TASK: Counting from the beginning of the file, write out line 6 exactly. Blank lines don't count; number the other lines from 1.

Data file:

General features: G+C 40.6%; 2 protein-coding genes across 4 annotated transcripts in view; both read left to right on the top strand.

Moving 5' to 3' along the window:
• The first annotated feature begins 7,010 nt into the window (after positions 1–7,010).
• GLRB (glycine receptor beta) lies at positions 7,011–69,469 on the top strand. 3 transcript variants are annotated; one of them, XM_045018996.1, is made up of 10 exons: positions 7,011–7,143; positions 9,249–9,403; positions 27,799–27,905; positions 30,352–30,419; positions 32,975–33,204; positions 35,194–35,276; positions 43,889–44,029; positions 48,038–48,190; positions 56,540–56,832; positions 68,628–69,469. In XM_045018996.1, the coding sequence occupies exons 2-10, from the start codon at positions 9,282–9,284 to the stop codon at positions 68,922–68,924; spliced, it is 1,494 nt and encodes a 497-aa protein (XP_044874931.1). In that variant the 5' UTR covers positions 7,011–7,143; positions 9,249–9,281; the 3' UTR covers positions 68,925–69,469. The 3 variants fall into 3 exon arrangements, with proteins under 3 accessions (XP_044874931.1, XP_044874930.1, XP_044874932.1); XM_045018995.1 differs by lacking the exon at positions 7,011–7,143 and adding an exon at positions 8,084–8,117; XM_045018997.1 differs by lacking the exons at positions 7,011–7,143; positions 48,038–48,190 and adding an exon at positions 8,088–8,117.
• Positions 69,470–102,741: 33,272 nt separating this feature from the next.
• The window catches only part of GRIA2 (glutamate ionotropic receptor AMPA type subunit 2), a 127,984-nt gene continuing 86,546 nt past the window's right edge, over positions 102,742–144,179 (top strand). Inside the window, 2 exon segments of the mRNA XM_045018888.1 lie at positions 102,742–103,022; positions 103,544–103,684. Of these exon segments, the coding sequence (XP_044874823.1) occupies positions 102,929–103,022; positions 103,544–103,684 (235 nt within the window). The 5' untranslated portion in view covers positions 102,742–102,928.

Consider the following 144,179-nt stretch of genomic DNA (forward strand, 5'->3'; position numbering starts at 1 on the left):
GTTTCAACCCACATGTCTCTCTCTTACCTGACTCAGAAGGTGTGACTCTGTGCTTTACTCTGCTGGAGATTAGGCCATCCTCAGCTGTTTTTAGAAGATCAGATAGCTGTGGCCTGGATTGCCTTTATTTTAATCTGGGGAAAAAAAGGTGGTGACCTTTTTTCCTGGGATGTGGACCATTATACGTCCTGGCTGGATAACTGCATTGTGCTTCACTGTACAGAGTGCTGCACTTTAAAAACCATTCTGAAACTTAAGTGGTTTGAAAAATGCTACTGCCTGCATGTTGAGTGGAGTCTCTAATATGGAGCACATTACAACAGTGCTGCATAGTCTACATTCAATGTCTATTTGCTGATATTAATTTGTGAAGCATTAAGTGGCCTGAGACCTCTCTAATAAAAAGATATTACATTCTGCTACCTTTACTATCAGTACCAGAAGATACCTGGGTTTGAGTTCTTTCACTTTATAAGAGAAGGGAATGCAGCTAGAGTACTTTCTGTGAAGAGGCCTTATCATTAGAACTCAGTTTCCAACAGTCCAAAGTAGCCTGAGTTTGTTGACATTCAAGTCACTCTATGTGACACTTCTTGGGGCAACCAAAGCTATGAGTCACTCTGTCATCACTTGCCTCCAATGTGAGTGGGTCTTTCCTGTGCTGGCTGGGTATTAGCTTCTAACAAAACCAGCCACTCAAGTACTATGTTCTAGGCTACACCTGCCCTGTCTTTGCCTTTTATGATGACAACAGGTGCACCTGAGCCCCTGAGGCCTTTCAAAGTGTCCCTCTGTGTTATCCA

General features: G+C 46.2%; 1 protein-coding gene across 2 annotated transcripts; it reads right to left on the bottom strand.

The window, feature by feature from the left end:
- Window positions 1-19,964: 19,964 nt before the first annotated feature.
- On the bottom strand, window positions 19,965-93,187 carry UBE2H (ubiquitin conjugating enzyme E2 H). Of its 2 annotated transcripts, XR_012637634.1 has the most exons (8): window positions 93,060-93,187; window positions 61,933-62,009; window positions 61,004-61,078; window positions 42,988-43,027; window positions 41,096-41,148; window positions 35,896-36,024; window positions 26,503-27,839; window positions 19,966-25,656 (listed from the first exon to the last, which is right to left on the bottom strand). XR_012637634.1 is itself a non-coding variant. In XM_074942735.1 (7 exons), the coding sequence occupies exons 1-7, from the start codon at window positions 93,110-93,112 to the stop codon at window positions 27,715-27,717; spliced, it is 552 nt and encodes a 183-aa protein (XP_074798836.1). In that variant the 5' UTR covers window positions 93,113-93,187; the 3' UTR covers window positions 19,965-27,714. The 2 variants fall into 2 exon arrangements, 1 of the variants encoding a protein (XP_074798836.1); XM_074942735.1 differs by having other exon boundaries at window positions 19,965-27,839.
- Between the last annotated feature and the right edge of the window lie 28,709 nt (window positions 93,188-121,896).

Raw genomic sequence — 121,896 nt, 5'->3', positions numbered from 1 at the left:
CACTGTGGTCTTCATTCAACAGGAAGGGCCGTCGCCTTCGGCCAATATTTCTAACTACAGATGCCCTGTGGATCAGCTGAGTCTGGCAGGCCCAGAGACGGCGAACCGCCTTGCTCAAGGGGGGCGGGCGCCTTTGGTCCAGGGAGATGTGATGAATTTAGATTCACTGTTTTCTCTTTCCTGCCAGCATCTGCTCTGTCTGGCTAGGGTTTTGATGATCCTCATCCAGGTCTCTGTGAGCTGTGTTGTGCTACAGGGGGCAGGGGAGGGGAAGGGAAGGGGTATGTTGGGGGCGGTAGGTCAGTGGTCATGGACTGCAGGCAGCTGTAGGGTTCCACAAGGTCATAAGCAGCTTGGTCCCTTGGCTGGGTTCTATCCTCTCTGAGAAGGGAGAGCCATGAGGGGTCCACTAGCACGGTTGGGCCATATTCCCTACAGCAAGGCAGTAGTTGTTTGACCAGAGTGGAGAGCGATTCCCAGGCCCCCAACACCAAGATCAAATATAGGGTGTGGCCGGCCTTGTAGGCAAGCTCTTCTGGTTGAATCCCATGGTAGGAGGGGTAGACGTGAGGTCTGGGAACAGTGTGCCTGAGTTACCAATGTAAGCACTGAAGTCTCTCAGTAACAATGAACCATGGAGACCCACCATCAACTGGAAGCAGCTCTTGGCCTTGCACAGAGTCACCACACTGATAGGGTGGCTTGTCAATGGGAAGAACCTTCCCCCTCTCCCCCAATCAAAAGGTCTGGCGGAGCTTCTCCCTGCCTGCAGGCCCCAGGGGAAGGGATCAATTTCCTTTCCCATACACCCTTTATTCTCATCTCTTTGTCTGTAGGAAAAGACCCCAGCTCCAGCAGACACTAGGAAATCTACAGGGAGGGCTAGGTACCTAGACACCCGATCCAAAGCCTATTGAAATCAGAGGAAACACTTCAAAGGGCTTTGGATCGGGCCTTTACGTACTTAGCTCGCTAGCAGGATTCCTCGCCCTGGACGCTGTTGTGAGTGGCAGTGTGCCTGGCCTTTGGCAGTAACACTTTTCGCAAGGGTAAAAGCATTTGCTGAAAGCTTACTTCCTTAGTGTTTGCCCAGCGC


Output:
• The window catches only part of GRIA2 (glutamate ionotropic receptor AMPA type subunit 2), a 127,984-nt gene continuing 86,546 nt past the window's right edge, over positions 102,742–144,179 (top strand). Inside the window, 2 exon segments of the mRNA XM_045018888.1 lie at positions 102,742–103,022; positions 103,544–103,684. Of these exon segments, the coding sequence (XP_044874823.1) occupies positions 102,929–103,022; positions 103,544–103,684 (235 nt within the window). The 5' untranslated portion in view covers positions 102,742–102,928.